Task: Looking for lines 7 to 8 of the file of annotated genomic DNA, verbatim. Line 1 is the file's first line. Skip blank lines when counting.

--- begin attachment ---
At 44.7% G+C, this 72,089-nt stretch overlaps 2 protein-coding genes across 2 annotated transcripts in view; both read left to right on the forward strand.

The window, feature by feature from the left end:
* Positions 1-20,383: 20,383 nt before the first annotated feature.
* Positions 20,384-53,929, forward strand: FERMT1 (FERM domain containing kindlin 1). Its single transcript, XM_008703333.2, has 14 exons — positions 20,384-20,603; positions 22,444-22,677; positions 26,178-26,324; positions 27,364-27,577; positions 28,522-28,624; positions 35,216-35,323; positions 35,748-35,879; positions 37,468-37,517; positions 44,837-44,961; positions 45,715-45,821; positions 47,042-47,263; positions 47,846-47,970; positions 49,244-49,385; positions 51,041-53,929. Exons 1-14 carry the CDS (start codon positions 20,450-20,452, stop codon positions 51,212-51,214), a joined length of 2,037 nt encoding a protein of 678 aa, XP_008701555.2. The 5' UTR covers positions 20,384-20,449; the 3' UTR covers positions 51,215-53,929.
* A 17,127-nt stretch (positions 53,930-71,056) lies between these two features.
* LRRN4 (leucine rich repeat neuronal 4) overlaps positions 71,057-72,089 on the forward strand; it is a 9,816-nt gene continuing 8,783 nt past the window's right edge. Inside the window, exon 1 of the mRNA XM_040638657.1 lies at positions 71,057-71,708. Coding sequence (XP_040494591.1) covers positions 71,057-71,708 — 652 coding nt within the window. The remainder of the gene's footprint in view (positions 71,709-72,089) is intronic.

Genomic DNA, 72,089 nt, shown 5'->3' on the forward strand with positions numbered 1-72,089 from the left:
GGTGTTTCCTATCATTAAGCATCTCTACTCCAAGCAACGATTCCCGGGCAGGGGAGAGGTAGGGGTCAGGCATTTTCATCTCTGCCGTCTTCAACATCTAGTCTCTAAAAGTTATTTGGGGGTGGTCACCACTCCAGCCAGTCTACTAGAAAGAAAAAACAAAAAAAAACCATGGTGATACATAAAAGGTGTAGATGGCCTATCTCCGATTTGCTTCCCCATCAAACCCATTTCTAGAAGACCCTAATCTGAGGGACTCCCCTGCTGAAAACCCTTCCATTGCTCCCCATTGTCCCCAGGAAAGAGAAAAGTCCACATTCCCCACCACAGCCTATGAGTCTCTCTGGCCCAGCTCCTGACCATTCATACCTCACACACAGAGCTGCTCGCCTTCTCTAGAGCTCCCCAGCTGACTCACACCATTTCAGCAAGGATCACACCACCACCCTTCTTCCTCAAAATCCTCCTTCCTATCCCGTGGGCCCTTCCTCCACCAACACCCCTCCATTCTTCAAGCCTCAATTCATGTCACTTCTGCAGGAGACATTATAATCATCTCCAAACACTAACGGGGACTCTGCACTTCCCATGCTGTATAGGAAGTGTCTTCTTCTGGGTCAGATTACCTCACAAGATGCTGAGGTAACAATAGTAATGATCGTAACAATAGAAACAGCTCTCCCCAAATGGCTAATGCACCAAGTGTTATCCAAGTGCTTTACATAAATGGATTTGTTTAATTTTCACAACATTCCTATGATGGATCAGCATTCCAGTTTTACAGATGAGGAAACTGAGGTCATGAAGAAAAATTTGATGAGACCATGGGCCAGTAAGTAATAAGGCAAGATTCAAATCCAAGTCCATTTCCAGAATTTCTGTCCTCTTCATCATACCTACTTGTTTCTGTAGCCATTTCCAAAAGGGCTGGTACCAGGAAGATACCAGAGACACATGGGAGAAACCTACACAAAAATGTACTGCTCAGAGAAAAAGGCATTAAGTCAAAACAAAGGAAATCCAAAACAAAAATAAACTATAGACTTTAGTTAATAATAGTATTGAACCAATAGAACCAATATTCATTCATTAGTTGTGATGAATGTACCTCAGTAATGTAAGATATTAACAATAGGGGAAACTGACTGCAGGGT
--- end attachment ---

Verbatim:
Genomic DNA, 72,089 nt, shown 5'->3' on the forward strand with positions numbered 1-72,089 from the left:
GGTGTTTCCTATCATTAAGCATCTCTACTCCAAGCAACGATTCCCGGGCAGGGGAGAGGTAGGGGTCAGGCATTTTCATCTCTGCCGTCTTCAACATCTAGTCTCTAAAAGTTATTTGGGGGTGGTCACCACTCCAGCCAGTCTACTAGAAAGAAAAAACAAAAAAAAACCATGGTGATACATAAAAGGTGTAGATGGCCTATCTCCGATTTGCTTCCCCATCAAACCCATTTCTAGAAGACCCTAATCTGAGGGACTCCCCTGCTGAAAACCCTTCCATTGCTCCCCATTGTCCCCAGGAAAGAGAAAAGTCCACATTCCCCACCACAGCCTATGAGTCTCTCTGGCCCAGCTCCTGACCATTCATACCTCACACACAGAGCTGCTCGCCTTCTCTAGAGCTCCCCAGCTGACTCACACCATTTCAGCAAGGATCACACCACCACCCTTCTTCCTCAAAATCCTCCTTCCTATCCCGTGGGCCCTTCCTCCACCAACACCCCTCCATTCTTCAAGCCTCAATTCATGTCACTTCTGCAGGAGACATTATAATCATCTCCAAACACTAACGGGGACTCTGCACTTCCCATGCTGTATAGGAAGTGTCTTCTTCTGGGTCAGATTACCTCACAAGATGCTGAGGTAACAATAGTAATGATCGTAACAATAGAAACAGCTCTCCCCAAATGGCTAATGCACCAAGTGTTATCCAAGTGCTTTACATAAATGGATTTGTTTAATTTTCACAACATTCCTATGATGGATCAGCATTCCAGTTTTACAGATGAGGAAACTGAGGTCATGAAGAAAAATTTGATGAGACCATGGGCCAGTAAGTAATAAGGCAAGATTCAAATCCAAGTCCATTTCCAGAATTTCTGTCCTCTTCATCATACCTACTTGTTTCTGTAGCCATTTCCAAAAGGGCTGGTACCAGGAAGATACCAGAGACACATGGGAGAAACCTACACAAAAATGTACTGCTCAGAGAAAAAGGCATTAAGTCAAAACAAAGGAAATCCAAAACAAAAATAAACTATAGACTTTAGTTAATAATAGTATTGAACCAATAGAACCAATATTCATTCATTAGTTGTGATGAATGTACCTCAGTAATGTAAGATATTAACAATAGGGGAAACTGACTGCAGGGT